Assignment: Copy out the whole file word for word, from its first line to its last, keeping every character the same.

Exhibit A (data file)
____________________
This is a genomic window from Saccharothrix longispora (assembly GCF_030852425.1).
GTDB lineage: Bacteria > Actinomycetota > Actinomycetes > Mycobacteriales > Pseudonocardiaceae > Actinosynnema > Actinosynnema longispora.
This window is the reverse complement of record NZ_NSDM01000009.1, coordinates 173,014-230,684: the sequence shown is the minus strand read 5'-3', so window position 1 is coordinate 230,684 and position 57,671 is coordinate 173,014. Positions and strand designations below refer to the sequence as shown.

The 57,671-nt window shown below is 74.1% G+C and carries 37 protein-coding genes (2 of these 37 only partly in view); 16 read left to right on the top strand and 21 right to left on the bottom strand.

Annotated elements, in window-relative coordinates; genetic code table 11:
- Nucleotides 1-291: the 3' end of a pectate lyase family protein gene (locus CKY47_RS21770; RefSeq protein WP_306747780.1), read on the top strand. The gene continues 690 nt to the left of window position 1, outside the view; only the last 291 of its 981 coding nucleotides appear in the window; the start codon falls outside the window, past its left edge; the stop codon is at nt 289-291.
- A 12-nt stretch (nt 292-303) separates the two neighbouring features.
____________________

This is a genomic window from Saccharothrix longispora (assembly GCF_030852425.1).
GTDB lineage: Bacteria > Actinomycetota > Actinomycetes > Mycobacteriales > Pseudonocardiaceae > Actinosynnema > Actinosynnema longispora.
This window is the reverse complement of record NZ_NSDM01000009.1, coordinates 173,014-230,684: the sequence shown is the minus strand read 5'-3', so window position 1 is coordinate 230,684 and position 57,671 is coordinate 173,014. Positions and strand designations below refer to the sequence as shown.

The 57,671-nt window shown below is 74.1% G+C and carries 37 protein-coding genes (2 of these 37 only partly in view); 16 read left to right on the top strand and 21 right to left on the bottom strand.

Annotated elements, in window-relative coordinates; genetic code table 11:
- Nucleotides 1-291: the 3' end of a pectate lyase family protein gene (locus CKY47_RS21770; RefSeq protein WP_306747780.1), read on the top strand. The gene continues 690 nt to the left of window position 1, outside the view; only the last 291 of its 981 coding nucleotides appear in the window; the start codon falls outside the window, past its left edge; the stop codon is at nt 289-291.
- A 12-nt stretch (nt 292-303) separates the two neighbouring features.